Super Bowl Ad Prices Go Higher
By SKIP WOLLENBERG, AP Business Writer
NEW YORK (AP) – The dot-com invasion of the Super Bowl telecast appears to have gone into retreat, but CBS says it is obtaining higher commercial prices anyway for the show that usually draws the year’s biggest television audience.
CBS officials say next month’s Super Bowl is drawing less Internet company advertising than it did this past January, when about half of the three dozen sponsors were dot-coms who gobbled up an estimated 40 percent of the ad time in a bid to make a name for themselves overnight.
On that telecast, ABC network insiders said advertisers spent a record average of $2.2 million – and reportedly as much as $3 million – for a 30-second commercial.
CBS officials said this week they have sold just over 80 percent of the available commercial time for the Super Bowl football telecast set for Jan. 28, 2001, and said only about 10 percent of the in-game ads will wind up being for dot-coms.
Despite the dot-com pullback, Joe Abruzzese, head of ad sales for CBS, said the network has been getting $2.4 million on average for the half-minute ads it has sold so far in the game.
But it can be hard to isolate how much a Super Bowl ad costs because CBS has been selling them in packages that include ads in the lower-rated pre- and post-game shows.
Some media buyers expect the final average will be lower, possibly matching what ABC got for the last Super Bowl. But they were impressed with the CBS’ ability to command a high price despite cooler demand from Internet companies and a more sluggish ad market overall.
“There still is no event that gets as many people watching it in television, and there is no event on TV that people watch as much for the commercials as for the event itself,” said Jon Mandel, chief negotiating officer for ad buyer MediaCom.
CBS officials expect upward of 130 million people will watch at least some of the game and that the ratings will be twice as high as for the most popular regular TV shows. Throw in the media attention lavished on Super Bowl ads, and you have a powerful incentive for companies to fork over the highest commercial prices on television for just a half-minute in the spotlight.
The job sites Monster.com Inc. and HotJobs.com Inc. will each be back in the 2001 Super Bowl for the third consecutive year, but CBS says viewers should expect a more traditional lineup of sponsors – Anheuser-Busch Cos., PepsiCo Inc., Visa International and FedEx Corp., along with movie studios.
Clothing maker Levi Strauss & Co. of San Francisco will appear for the first time, while MasterCard International Inc., which skipped the last Super Bowl, is returning.
Elisa Romm, vice president of North American advertising for MasterCard, said the dot-com rush a year ago created “an unreal media environment” and added, “Their initial asking price was so outrageous, we told them we weren’t interested.”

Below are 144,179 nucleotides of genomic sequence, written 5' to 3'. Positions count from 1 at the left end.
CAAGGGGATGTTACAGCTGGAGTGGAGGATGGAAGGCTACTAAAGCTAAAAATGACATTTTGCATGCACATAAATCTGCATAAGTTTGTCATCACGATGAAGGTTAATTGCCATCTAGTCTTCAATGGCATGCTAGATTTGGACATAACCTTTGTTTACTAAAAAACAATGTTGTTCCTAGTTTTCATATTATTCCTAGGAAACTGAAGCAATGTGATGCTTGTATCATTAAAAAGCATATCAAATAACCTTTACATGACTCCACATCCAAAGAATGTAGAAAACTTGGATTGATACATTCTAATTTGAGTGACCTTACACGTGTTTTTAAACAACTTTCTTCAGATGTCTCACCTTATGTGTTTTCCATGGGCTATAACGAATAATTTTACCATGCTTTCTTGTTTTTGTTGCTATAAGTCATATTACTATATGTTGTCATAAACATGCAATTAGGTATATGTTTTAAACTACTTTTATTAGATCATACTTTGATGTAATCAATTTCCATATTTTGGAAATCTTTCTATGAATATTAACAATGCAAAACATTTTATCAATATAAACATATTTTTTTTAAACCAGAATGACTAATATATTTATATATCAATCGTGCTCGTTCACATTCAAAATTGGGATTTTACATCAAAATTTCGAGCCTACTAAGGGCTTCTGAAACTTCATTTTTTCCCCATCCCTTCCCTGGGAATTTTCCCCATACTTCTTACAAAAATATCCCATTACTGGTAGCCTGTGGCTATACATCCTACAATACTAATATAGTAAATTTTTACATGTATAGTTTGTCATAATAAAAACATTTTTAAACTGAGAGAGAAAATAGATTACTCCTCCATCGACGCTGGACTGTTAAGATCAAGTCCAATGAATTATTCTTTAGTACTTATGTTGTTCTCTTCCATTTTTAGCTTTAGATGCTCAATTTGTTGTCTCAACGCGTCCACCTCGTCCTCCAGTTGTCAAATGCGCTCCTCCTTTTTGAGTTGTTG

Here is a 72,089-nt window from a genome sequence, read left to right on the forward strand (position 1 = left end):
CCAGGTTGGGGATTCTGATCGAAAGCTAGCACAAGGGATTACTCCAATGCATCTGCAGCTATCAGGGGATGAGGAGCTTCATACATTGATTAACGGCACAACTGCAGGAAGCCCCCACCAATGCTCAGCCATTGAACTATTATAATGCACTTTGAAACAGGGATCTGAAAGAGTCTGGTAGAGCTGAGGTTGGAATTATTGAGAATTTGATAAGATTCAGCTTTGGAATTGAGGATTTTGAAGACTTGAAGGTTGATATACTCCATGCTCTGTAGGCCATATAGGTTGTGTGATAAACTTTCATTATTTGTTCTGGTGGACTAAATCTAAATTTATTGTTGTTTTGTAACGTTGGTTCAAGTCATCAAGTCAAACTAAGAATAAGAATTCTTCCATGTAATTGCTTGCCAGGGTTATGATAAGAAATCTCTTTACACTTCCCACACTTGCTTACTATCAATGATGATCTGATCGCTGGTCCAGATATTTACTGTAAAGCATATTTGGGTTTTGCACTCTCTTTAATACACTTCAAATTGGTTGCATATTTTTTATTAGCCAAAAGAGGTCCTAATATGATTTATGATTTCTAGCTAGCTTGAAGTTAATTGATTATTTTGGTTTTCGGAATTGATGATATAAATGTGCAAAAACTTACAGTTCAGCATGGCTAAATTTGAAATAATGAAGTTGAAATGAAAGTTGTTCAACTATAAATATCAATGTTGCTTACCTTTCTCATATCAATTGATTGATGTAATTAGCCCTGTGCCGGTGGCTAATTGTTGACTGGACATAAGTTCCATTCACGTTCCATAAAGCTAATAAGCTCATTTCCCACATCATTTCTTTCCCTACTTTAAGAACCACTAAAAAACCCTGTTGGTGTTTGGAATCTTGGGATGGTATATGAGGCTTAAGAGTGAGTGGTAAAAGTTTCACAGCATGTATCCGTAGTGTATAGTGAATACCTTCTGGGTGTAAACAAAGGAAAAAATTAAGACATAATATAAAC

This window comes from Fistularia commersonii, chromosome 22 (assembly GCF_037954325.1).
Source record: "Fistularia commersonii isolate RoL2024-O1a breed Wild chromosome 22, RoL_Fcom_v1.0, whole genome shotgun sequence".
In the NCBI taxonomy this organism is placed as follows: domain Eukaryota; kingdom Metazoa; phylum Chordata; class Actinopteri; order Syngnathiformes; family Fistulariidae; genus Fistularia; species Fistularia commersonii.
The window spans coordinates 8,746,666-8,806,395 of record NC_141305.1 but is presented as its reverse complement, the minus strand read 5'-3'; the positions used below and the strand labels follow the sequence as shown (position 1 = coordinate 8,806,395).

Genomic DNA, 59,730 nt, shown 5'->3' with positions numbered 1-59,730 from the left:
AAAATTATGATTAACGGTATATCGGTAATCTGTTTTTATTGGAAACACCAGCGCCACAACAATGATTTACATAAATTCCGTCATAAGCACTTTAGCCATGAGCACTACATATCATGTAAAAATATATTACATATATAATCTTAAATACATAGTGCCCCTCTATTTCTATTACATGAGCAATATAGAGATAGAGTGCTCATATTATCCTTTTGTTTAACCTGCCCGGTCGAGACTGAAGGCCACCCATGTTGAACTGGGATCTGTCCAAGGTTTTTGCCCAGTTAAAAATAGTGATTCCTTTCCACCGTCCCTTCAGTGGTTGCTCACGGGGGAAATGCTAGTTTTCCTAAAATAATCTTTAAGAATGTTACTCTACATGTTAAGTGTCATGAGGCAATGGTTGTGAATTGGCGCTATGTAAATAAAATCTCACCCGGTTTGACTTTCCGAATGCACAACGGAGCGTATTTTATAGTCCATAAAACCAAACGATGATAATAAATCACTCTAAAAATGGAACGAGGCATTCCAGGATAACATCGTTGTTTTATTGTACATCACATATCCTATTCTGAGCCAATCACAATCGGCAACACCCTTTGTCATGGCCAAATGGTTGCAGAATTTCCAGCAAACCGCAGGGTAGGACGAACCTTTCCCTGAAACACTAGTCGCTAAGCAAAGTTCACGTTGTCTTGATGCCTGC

But she said the environment is calmer this year and the Purchase, N.Y.-based credit card provider was able to get “a smart price” that will let it showcase a new commercial in its Priceless campaign.
What about the dot-coms who spent heavily to make a splash in the Super Bowl in January, many of which are not returning?
Pets.com, the San Francisco pet supplies e-tailer whose Sock Puppet crooned in its Super Bowl ad in January, went out of business last month.
Oxygen Media Inc., the Web site operator that earlier this week announced some job cuts, used the 2000 Super Bowl telecast to herald the launch of its cable TV channel for women. “We were pleased with the results but it was a one-time thing,” said spokeswoman Sarah Chaikin.
The Super Bowl ad for wedding invitation site Ourbeginning.com ad helped boost its name recognition and credibility among consumers and business customers, founder and CEO Michael Budowski said.
But he said the Orlando, Fla.-based company is now focusing on lining up retailers to carry its cards and is approaching profitability. The cost of being in the next Super Bowl could unnecessarily delay the break-even date, he said.
Meanwhile, Internet appliance maker Netpliance Inc. of Austin, Texas, has shifted gears since using the Dallas Cowboys cheerleaders in its Super Bowl ad, and is focusing its marketing efforts on selling its machines to Internet service providers rather than consumers, spokesman Jon Osmundsen said.
But one advertiser who was prepared to pay $2.5 million for a Super Bowl slot said CBS rejected its commercial.
The People for the Ethical Treatment of Animals wanted to run an ad that show cows singing that they don’t want to be used for their leather. A CBS spokeswoman said the ad was rejected because the network has a policy against running advocacy ads.